Technology Tools: Social Media, Surveys, and Real-time Data

When deciding to implement a technology tool in an educational setting, the value of the tool for helping students reach a goal, or producing a product, must be considered.  Technology tools can be implemented effectively when used to help move students from LOTS (low order thinking skills) to HOTS (high order thinking skills) according to Bloom’s Taxonomy (Bloom’s Digital Taxonomy, 2016).  All technology can be effective in the hands of a skilled or creative teacher.  However, each technology is accompanied by very real concerns and teachers must know their population and decide how or when technology will be used.

Bloom's Digital Taxonomy

Bloom’s Digital Taxonomy

Social media is one of the most intimidating technology tools to employ with an adolescent population.  It may help to create interest and excitement, but the potential for distraction and privacy concerns make delving into this technology murky waters.  Some students respond positively to the idea of creating their own material and sharing it, as well as reading or viewing the work of others and responding or commenting.  Since anything that creates interest can also result in increased involvement and likely increased performance by students, social media may be a viable option.  Blogs and posting videos not only help teachers check for understanding, but allow students to move higher in Bloom’s Taxonomy by providing opportunities for analysis and evaluation when they view and respond to the work of others.  Sometimes, the creation of these products is the end goal allowing students to reach the top of Bloom’s Taxonomy (creating).  Using social media in schools provides students practice using this technology in an appropriate and effective manner (Edudemic Staff, 2015).  With a supportive school administration and parent population, social media can help bridge gaps between teacher and students, students and peers, and school and home.  Additionally, when using social media, students may take their work more seriously if they know that peers, parents or the general population can read or watch it (Edudemic Staff, 2015).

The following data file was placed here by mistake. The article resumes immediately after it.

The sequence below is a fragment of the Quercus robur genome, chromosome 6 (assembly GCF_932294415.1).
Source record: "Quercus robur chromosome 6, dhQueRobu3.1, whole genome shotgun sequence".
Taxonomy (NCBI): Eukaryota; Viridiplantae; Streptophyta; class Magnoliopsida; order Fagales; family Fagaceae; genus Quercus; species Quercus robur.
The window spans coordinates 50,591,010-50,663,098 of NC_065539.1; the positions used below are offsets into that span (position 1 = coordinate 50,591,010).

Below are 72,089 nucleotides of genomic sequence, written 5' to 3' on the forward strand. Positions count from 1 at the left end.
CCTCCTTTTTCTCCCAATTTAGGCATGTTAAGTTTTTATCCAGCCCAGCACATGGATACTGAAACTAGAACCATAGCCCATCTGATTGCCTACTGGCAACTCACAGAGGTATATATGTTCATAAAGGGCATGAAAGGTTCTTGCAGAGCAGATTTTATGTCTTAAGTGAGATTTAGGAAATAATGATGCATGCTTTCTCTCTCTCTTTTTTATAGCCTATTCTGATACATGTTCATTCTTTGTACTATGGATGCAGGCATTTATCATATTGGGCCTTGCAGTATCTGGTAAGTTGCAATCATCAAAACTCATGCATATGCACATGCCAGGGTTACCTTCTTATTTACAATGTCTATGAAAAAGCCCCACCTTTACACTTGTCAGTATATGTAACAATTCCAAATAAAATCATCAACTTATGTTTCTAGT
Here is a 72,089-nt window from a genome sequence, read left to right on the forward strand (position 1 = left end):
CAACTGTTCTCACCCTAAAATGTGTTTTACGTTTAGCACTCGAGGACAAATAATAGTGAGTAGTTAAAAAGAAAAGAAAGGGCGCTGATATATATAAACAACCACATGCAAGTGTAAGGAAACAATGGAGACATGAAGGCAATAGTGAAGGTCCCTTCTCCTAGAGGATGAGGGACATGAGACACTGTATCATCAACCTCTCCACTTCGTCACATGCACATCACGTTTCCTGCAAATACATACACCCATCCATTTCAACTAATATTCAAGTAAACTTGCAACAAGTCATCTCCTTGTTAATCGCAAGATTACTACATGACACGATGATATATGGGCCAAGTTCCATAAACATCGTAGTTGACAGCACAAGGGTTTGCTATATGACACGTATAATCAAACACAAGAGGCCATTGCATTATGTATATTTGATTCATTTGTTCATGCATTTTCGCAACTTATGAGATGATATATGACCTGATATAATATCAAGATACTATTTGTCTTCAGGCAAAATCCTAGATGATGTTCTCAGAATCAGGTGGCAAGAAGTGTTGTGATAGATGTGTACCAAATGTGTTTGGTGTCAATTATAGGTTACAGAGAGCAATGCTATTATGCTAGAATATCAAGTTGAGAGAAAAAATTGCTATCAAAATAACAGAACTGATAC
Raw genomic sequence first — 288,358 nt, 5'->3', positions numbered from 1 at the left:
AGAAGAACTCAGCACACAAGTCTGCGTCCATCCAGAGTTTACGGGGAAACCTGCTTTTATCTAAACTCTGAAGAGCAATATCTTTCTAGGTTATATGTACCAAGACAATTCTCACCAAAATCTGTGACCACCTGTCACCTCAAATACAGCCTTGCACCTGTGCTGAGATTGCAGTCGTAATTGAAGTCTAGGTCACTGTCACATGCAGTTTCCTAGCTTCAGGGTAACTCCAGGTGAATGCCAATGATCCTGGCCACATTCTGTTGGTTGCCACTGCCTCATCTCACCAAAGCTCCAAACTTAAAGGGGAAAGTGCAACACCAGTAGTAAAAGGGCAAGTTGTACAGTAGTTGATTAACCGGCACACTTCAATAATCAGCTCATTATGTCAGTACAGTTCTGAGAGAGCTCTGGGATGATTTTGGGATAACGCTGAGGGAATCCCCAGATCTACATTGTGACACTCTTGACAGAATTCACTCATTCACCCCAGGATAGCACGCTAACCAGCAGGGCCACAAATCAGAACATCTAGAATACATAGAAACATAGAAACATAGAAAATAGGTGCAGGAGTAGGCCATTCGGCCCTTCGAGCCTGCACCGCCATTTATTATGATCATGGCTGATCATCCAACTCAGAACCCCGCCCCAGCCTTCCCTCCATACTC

Social Media and Education

Social Media and Education

Social media can also be used for education as well as to educate.  Allowing educators to easily share ideas is impacting education, enabling teachers to read about many different approaches to a topic.  This saves countless hours of searching or prevents mistakes by reading about other teachers’ experiences implementing a lesson or activity.  It is difficult to find fault with this use of social media for education.